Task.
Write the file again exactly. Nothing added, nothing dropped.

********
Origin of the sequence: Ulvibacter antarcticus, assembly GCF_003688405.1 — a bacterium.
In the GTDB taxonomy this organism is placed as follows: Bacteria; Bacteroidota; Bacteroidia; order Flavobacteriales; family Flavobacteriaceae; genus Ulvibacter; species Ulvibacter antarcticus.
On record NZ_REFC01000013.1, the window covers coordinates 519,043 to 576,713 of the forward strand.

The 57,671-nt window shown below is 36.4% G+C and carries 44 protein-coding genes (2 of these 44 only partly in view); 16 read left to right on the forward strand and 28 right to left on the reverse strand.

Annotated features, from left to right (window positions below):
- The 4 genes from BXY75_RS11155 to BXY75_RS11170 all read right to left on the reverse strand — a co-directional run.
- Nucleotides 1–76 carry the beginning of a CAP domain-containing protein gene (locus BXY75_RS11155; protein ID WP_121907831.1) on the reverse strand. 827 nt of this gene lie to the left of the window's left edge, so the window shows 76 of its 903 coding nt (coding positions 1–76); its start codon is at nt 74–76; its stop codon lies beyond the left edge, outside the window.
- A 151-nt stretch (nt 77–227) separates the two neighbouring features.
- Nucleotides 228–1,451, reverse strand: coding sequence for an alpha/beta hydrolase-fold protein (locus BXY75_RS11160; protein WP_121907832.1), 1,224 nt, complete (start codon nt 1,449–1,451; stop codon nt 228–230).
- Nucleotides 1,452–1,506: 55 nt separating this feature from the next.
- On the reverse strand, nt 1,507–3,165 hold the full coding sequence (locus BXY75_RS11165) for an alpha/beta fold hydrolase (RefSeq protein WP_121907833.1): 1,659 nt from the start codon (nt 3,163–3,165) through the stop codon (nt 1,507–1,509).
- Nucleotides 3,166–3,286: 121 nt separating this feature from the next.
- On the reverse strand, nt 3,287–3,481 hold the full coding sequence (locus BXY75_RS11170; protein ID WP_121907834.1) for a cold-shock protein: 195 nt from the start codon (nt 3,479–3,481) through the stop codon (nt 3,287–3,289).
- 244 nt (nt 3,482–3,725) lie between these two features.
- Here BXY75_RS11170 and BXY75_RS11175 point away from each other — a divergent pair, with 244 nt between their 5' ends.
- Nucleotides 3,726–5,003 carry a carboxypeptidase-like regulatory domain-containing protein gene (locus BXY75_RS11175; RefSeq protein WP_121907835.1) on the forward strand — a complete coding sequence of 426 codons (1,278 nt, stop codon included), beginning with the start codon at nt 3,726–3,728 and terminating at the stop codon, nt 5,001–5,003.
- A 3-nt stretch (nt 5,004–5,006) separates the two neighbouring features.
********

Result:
Origin of the sequence: Ulvibacter antarcticus, assembly GCF_003688405.1 — a bacterium.
In the GTDB taxonomy this organism is placed as follows: Bacteria; Bacteroidota; Bacteroidia; order Flavobacteriales; family Flavobacteriaceae; genus Ulvibacter; species Ulvibacter antarcticus.
On record NZ_REFC01000013.1, the window covers coordinates 519,043 to 576,713 of the forward strand.

The 57,671-nt window shown below is 36.4% G+C and carries 44 protein-coding genes (2 of these 44 only partly in view); 16 read left to right on the forward strand and 28 right to left on the reverse strand.

Annotated features, from left to right (window positions below):
- The 4 genes from BXY75_RS11155 to BXY75_RS11170 all read right to left on the reverse strand — a co-directional run.
- Nucleotides 1–76 carry the beginning of a CAP domain-containing protein gene (locus BXY75_RS11155; protein ID WP_121907831.1) on the reverse strand. 827 nt of this gene lie to the left of the window's left edge, so the window shows 76 of its 903 coding nt (coding positions 1–76); its start codon is at nt 74–76; its stop codon lies beyond the left edge, outside the window.
- A 151-nt stretch (nt 77–227) separates the two neighbouring features.
- Nucleotides 228–1,451, reverse strand: coding sequence for an alpha/beta hydrolase-fold protein (locus BXY75_RS11160; protein WP_121907832.1), 1,224 nt, complete (start codon nt 1,449–1,451; stop codon nt 228–230).
- Nucleotides 1,452–1,506: 55 nt separating this feature from the next.
- On the reverse strand, nt 1,507–3,165 hold the full coding sequence (locus BXY75_RS11165) for an alpha/beta fold hydrolase (RefSeq protein WP_121907833.1): 1,659 nt from the start codon (nt 3,163–3,165) through the stop codon (nt 1,507–1,509).
- Nucleotides 3,166–3,286: 121 nt separating this feature from the next.
- On the reverse strand, nt 3,287–3,481 hold the full coding sequence (locus BXY75_RS11170; protein ID WP_121907834.1) for a cold-shock protein: 195 nt from the start codon (nt 3,479–3,481) through the stop codon (nt 3,287–3,289).
- 244 nt (nt 3,482–3,725) lie between these two features.
- Here BXY75_RS11170 and BXY75_RS11175 point away from each other — a divergent pair, with 244 nt between their 5' ends.
- Nucleotides 3,726–5,003 carry a carboxypeptidase-like regulatory domain-containing protein gene (locus BXY75_RS11175; RefSeq protein WP_121907835.1) on the forward strand — a complete coding sequence of 426 codons (1,278 nt, stop codon included), beginning with the start codon at nt 3,726–3,728 and terminating at the stop codon, nt 5,001–5,003.
- A 3-nt stretch (nt 5,004–5,006) separates the two neighbouring features.